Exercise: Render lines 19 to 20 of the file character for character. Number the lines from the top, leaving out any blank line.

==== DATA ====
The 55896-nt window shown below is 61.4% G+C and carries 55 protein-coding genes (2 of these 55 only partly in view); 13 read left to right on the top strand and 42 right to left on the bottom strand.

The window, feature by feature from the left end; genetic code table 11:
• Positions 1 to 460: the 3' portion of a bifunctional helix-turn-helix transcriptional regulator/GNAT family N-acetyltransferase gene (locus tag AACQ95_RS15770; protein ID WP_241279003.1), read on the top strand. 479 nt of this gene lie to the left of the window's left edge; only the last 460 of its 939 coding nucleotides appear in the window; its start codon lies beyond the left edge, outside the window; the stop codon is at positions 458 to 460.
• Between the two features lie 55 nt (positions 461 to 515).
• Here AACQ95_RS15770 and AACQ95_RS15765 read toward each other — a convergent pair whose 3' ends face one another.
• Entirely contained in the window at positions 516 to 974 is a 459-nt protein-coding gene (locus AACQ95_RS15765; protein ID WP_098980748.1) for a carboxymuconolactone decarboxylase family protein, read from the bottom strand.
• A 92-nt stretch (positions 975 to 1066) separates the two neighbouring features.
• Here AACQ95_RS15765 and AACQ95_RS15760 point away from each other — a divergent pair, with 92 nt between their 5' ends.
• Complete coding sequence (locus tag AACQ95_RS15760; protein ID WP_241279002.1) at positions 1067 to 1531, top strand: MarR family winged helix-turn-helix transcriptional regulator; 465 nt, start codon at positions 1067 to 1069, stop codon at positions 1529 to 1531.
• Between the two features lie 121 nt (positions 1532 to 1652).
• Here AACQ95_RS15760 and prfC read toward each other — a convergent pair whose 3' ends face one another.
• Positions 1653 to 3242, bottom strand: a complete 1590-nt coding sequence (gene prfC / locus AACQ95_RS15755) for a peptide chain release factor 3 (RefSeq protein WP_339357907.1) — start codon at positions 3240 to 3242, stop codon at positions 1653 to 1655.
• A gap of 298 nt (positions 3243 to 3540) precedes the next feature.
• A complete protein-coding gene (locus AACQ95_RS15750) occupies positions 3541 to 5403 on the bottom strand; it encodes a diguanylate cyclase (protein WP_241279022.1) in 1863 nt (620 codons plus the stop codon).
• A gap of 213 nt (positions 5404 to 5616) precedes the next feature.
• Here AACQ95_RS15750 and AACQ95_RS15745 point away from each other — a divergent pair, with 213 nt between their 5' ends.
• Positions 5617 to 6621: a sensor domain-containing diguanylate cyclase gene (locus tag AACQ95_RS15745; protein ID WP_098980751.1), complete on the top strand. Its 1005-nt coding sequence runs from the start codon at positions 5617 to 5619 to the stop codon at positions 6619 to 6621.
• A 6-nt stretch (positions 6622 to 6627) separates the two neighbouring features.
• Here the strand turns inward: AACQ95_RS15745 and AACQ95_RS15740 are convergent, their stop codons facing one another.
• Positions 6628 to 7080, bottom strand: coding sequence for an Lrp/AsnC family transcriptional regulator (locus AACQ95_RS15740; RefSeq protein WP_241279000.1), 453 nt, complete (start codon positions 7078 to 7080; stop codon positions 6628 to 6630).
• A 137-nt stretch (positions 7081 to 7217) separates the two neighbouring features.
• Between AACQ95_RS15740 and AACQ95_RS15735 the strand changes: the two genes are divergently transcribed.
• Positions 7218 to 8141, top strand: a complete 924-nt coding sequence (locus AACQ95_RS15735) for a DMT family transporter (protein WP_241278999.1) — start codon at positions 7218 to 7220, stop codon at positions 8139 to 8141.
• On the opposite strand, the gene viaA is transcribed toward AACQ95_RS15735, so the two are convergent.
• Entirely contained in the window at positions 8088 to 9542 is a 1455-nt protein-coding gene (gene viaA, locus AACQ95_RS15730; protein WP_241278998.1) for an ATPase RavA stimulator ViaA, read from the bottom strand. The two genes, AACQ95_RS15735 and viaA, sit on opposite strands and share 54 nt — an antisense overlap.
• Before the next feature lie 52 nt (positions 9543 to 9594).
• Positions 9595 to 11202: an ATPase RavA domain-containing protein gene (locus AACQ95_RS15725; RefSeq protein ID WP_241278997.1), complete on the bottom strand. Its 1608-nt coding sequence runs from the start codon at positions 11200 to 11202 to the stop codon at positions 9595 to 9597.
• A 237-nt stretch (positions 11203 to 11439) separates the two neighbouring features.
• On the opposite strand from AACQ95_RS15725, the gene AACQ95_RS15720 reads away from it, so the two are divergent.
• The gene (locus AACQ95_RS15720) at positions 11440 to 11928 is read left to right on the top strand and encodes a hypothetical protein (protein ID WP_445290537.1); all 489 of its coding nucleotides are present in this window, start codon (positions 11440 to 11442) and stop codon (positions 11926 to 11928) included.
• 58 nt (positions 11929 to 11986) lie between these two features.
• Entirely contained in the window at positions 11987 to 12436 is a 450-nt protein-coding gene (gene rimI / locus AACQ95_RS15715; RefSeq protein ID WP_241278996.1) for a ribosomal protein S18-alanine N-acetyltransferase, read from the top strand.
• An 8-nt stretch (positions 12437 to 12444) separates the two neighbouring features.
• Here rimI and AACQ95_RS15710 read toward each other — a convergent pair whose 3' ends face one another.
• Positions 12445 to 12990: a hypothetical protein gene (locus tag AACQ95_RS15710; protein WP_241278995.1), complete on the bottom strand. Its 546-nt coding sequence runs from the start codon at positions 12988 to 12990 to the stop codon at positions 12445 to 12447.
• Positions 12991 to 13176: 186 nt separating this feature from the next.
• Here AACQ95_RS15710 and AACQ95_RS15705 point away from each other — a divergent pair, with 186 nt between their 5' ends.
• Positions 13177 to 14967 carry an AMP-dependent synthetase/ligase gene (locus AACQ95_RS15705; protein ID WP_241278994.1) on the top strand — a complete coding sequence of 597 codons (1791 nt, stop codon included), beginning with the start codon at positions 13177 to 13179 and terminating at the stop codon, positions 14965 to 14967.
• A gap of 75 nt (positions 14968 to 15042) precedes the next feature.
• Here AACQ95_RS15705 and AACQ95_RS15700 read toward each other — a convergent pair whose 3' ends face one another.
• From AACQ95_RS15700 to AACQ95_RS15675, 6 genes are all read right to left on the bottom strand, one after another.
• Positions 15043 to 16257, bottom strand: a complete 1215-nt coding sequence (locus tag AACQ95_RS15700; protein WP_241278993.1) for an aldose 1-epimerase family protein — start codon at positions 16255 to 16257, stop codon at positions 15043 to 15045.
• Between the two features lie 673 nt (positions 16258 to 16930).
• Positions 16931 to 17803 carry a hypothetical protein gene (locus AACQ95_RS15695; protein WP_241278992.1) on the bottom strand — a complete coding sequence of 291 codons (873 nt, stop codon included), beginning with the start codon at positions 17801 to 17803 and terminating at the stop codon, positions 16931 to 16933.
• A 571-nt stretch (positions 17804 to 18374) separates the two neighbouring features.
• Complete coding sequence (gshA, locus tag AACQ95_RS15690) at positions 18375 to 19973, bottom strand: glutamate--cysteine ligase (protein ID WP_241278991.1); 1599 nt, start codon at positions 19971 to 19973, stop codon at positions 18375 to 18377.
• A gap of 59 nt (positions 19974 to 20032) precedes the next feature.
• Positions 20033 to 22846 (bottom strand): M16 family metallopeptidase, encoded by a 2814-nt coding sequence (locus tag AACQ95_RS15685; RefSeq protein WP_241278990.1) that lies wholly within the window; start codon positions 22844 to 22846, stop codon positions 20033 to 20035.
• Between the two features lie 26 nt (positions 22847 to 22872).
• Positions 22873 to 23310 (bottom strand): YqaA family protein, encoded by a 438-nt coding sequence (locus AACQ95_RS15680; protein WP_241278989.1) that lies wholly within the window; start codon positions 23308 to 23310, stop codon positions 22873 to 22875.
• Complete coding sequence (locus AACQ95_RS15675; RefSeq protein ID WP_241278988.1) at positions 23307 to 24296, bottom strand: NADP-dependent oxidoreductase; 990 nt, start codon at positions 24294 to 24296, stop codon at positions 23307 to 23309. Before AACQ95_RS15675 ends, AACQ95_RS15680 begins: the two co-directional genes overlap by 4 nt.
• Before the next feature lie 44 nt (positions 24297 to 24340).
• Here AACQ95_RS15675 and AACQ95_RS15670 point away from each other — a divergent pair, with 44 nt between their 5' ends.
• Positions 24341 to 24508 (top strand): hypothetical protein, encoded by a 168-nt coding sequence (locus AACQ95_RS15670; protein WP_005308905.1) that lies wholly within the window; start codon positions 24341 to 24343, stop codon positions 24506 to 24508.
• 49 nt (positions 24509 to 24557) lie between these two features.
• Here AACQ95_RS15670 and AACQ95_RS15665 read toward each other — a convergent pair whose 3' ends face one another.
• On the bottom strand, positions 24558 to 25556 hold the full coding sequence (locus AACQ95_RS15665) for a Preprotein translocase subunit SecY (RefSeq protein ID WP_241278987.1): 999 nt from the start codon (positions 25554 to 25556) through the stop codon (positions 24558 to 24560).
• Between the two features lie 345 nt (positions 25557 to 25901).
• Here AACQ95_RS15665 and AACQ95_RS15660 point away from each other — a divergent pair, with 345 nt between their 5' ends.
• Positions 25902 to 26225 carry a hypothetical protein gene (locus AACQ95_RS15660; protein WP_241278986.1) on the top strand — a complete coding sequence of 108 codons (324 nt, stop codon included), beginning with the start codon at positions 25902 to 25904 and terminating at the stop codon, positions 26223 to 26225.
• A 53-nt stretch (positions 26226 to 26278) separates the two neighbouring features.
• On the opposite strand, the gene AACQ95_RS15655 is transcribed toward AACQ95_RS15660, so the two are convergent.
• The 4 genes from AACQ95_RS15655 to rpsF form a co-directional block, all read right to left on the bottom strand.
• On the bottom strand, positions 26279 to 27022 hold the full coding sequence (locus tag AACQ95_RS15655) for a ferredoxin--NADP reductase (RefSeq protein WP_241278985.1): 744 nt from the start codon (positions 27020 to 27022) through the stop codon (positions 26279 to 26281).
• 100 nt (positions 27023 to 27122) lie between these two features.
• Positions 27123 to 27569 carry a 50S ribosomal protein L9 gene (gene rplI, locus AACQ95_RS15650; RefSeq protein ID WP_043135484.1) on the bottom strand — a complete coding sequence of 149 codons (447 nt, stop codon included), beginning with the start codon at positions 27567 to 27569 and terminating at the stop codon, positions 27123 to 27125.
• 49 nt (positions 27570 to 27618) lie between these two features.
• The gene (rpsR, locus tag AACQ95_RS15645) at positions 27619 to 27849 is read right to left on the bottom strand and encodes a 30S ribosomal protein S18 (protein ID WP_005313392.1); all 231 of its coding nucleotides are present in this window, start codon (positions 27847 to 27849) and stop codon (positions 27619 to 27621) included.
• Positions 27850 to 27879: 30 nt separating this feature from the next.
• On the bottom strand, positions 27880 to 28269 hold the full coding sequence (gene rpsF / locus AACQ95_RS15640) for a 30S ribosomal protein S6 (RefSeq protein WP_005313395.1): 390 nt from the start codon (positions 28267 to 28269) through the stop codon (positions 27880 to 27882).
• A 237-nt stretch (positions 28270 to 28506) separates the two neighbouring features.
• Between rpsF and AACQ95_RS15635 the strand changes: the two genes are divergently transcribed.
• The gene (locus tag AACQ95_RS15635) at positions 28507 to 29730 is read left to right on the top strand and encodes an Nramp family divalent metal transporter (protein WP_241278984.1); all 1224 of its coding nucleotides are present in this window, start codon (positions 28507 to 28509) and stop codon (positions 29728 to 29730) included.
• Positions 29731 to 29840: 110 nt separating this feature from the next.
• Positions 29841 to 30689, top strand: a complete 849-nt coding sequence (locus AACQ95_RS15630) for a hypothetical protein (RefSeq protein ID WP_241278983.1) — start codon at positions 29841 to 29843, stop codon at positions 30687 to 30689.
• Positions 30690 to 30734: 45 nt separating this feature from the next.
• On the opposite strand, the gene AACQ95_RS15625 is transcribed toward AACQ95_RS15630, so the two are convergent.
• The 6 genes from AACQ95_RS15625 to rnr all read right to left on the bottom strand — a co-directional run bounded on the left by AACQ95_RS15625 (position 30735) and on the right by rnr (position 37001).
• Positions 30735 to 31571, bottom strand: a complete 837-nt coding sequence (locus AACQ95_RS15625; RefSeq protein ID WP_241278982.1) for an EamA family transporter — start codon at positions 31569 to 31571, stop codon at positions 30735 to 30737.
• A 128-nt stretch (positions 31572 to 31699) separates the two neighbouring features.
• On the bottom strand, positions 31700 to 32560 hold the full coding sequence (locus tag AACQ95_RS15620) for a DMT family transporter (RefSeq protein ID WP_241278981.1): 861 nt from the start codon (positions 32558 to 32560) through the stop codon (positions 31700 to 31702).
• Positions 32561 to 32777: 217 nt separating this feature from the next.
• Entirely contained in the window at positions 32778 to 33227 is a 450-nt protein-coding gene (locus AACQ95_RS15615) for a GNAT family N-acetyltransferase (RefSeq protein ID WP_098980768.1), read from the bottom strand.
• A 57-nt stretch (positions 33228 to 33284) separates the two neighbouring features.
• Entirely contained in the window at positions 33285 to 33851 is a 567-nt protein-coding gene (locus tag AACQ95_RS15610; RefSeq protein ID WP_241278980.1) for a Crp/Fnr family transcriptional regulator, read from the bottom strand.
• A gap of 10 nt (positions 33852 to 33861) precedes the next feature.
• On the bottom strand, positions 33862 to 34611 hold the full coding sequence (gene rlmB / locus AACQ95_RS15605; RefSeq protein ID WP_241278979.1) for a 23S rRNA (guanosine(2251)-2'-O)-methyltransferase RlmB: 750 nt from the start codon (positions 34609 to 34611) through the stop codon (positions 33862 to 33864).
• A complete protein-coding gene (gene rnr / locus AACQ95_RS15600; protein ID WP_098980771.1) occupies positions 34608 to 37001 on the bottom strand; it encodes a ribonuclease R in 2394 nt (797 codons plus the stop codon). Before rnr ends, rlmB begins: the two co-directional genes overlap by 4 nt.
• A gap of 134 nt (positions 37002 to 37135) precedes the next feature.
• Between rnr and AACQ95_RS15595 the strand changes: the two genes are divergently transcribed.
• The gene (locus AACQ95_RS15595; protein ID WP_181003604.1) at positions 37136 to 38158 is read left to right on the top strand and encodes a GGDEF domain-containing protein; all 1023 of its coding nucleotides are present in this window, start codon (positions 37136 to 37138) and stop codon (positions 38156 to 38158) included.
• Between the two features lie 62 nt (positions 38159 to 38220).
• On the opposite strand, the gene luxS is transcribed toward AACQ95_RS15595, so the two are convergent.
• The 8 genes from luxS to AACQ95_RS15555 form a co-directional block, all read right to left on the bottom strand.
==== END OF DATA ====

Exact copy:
• Here the strand turns inward: AACQ95_RS15745 and AACQ95_RS15740 are convergent, their stop codons facing one another.
• Positions 6628 to 7080, bottom strand: coding sequence for an Lrp/AsnC family transcriptional regulator (locus AACQ95_RS15740; RefSeq protein WP_241279000.1), 453 nt, complete (start codon positions 7078 to 7080; stop codon positions 6628 to 6630).